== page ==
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BRAND v. LIPTON (2000)

Supreme Court, Appellate Division, Second Department, New York.

I. Lawrence BRAND, respondent, v. Saul LIPTON, defendant,

Norman Donnenfeld, appellant (Action No. 1). Saul Lipton, Respondent, v. M. Norman Donnenfeld, appellant (Action No. 2).

Decided: July 31, 2000

FRED T. SANTUCCI, J.P., WILLIAM C. THOMPSON, WILLIAM D. FRIEDMANN and GABRIEL M. KRAUSMAN, JJ. Proskauer Rose, LLP, New York, N.Y. (Gregg Reed of counsel), for appellant. Jason L. Abelove, Garden City, N.Y., for respondent Saul Lipton.

In two related actions, inter alia, to impose a constructive trust upon certain New York Jets season tickets, the defendant Norman Donnenfeld appeals from so much of an order of the Supreme Court, Nassau County (Segal, J.), dated November 4, 1999, as denied those branches of his motion which were to dismiss the first, second, third, and fifth causes of action of the complaint in Action No. 1, and the complaint in Action No. 2.

ORDERED that the order is affirmed insofar as appealed from, with costs to the respondent Saul Lipton.

This case concerns a dispute between life-long friends over rights to prime season tickets to New York Jets football games.   For more than 30 years Saul Lipton had purchased eight tickets under one account number.   He kept two tickets for himself, and turned the tickets for the same two seats over to each of three friends, I. Lawrence Brand and Norman Donnenfeld being two of them.   Brand and Donnenfeld paid face value for the tickets.   In 1995, Lipton, who was then involved in a divorce and was planning to move to Florida, transferred the account to Donnenfeld's name.   In 1997 Lipton and Brand asked that their tickets be transferred to their own names, but Donnenfeld refused, and sold the 1999 tickets to third parties.   Brand commenced an action against Lipton and Donnenfeld and Lipton commenced a separate action against Donnenfeld.   Donnenfeld moved to dismiss all causes of action against him (see, CPLR 3211[a][5], [7] ).

 The Supreme Court properly denied those branches of Donnenfeld's motion which were to dismiss the causes of action to impose a constructive trust upon the tickets.   Affording every favorable inference to their allegations (see Held v. Kaufman, 91 N.Y.2d 425, 671 N.Y.S.2d 429, 694 N.E.2d 430;  Cron v. Hargro Fabrics, 91 N.Y.2d 362, 670 N.Y.S.2d 973, 694 N.E.2d 56), the plaintiffs have stated a cause of action for the imposition of a constructive trust (see, Simonds v. Simonds, 45 N.Y.2d 233, 408 N.Y.S.2d 359, 380 N.E.2d 189;  Sharp v. Kosmalski, 40 N.Y.2d 119, 386 N.Y.S.2d 72, 351 N.E.2d 721;  Bontecou v. Goldman, 103 A.D.2d 732, 477 N.Y.S.2d 192).   The plaintiffs have shown that there was a confidential relationship between Lipton and Donnenfeld “so ‘pregnant with opportunity for abuse and unfairness' as to require equity to intervene and scrutinize the transaction” (Bontecou v. Goldman, supra, at 733, 477 N.Y.S.2d 192, quoting Sharp v. Kosmalski, 40 N.Y.2d 119, 123, 386 N.Y.S.2d 72, 351 N.E.2d 721).   It was alleged that Donnenfeld agreed to act as “constructive trustee” of and to administer the tickets as Lipton had done or to reconvey the tickets to their equitable owners.   It was further alleged that Lipton made the transfer to Donnenfeld in reliance on that promise, that Donnenfeld breached his promise, and that, if a constructive trust is not imposed and Donnenfeld is permitted to retain all eight tickets for his own use, he will be unjustly enriched (see Bontecou v. Goldman, supra;  compare Copland v. Summ, 228 A.D.2d 409, 644 N.Y.S.2d 59).   Donnenfeld's denials and allegations to the contrary merely create issues of fact and are insufficient to warrant dismissal of the plaintiffs' claims.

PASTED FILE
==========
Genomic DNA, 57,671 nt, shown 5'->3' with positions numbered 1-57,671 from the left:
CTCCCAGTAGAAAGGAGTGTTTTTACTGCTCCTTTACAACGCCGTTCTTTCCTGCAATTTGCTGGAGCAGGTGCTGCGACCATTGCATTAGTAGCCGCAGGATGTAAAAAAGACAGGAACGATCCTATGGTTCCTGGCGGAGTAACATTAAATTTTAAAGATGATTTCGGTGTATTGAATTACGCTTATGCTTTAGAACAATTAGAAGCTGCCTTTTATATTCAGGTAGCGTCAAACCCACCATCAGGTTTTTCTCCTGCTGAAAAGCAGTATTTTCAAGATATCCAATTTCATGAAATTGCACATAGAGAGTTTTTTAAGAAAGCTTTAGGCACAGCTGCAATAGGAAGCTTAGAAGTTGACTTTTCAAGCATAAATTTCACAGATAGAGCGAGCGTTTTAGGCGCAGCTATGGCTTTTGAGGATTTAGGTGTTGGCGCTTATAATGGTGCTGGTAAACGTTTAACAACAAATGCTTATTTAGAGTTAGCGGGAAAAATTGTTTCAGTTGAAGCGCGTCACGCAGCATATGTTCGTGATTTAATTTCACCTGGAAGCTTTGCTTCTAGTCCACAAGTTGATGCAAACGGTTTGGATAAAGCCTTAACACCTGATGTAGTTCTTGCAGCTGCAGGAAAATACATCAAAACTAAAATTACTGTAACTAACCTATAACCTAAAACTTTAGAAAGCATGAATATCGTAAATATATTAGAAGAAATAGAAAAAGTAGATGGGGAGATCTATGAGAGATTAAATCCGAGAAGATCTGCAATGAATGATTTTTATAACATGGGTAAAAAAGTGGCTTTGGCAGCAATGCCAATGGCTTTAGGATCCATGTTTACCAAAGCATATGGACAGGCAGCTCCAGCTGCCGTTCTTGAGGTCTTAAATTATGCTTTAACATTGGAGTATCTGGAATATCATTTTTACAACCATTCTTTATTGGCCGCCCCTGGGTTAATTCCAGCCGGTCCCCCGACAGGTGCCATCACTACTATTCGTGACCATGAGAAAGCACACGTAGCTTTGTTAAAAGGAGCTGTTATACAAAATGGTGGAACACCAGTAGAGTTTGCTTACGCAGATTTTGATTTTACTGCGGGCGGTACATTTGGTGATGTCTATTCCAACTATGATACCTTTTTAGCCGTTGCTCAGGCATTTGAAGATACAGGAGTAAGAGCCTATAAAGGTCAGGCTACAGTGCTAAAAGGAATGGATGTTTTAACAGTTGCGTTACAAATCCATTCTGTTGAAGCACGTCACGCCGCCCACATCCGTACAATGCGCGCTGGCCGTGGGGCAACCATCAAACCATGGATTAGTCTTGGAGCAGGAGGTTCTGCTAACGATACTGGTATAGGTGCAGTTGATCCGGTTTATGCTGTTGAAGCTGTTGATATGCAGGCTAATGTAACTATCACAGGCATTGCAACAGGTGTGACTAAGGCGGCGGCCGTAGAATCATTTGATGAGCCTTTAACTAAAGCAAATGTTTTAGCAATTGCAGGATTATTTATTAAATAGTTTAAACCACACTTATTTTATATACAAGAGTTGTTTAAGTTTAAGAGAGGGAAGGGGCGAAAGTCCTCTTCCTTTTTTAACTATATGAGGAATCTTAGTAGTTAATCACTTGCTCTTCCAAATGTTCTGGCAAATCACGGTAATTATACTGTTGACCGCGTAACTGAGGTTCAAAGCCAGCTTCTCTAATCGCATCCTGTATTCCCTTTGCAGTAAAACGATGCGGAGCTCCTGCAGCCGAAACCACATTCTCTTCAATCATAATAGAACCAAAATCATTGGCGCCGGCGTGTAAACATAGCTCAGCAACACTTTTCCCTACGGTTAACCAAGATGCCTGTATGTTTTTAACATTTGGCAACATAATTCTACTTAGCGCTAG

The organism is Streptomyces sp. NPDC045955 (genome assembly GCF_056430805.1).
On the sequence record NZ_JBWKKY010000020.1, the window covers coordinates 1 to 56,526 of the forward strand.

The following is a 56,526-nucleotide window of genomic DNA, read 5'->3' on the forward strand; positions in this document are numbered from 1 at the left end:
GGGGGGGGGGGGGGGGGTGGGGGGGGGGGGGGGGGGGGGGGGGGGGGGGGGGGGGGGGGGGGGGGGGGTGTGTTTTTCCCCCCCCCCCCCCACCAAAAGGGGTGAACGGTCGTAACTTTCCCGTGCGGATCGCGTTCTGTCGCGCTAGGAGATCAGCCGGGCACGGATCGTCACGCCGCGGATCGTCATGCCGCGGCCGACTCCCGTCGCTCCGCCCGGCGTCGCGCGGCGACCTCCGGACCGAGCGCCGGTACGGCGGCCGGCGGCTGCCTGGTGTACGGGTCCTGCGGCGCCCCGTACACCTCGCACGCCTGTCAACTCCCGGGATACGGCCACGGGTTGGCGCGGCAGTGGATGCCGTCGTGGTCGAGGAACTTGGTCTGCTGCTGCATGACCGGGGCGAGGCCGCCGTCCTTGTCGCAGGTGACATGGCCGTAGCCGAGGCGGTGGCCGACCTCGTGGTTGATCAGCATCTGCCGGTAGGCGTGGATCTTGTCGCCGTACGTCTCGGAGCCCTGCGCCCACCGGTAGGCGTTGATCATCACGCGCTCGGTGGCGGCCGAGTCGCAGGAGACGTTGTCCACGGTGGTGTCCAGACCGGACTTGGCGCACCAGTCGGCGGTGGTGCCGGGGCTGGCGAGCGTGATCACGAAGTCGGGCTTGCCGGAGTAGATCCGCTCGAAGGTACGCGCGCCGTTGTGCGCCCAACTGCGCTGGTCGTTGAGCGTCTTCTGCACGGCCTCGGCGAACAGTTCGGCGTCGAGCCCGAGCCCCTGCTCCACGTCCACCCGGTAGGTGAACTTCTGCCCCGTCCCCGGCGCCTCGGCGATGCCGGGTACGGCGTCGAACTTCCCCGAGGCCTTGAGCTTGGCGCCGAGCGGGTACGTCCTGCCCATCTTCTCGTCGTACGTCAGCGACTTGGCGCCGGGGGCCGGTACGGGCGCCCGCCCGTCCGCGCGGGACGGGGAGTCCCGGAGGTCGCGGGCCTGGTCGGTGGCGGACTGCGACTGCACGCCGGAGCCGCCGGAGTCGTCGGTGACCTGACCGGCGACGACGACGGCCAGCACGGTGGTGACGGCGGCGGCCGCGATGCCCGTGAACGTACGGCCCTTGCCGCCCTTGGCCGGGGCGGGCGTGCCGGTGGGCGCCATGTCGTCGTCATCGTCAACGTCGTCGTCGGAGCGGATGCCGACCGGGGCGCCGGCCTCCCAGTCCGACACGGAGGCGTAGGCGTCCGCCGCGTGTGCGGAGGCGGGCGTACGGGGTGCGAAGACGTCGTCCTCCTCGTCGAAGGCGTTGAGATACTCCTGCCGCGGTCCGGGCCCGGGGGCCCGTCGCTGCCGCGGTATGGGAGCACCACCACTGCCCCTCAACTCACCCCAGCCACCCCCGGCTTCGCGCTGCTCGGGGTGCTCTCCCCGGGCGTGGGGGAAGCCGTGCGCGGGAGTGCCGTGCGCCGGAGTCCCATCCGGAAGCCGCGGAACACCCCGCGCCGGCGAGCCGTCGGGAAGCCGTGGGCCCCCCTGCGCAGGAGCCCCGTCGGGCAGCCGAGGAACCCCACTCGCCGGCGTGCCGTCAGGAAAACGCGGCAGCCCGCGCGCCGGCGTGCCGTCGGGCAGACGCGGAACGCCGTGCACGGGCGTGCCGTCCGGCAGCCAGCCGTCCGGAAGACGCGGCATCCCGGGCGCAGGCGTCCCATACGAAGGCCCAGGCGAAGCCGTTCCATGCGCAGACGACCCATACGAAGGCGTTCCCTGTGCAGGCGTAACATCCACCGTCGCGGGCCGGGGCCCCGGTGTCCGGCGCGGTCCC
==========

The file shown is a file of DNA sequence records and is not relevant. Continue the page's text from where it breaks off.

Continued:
Contrary to Donnenfeld's contention, Lipton's causes of action to recover damages for breach of contract are not barred by the Statute of Frauds (General Obligations Law § 5-701[a][1] ) since the alleged promise to reconvey the tickets to their equitable owners could have been performed within one year.   The Statute of Frauds bars only those contracts which, by their terms “have absolutely no possibility in fact of full performance within one year” (Cron v. Hargro Fabrics, 91 N.Y.2d 362, 366, 670 N.Y.S.2d 973, 694 N.E.2d 56, quoting D & N Boening v. Kirsch Beverages, 63 N.Y.2d 449, 454, 483 N.Y.S.2d 164, 472 N.E.2d 992).   Since there are viable contract claims, there is no basis to dismiss Lipton's cause of action for rescission.

Donnenfeld's remaining contentions are without merit.


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BRAND v. LIPTON (2000)

Decided: July 31, 2000

Court: Supreme Court, Appellate Division, Second Department, New York.

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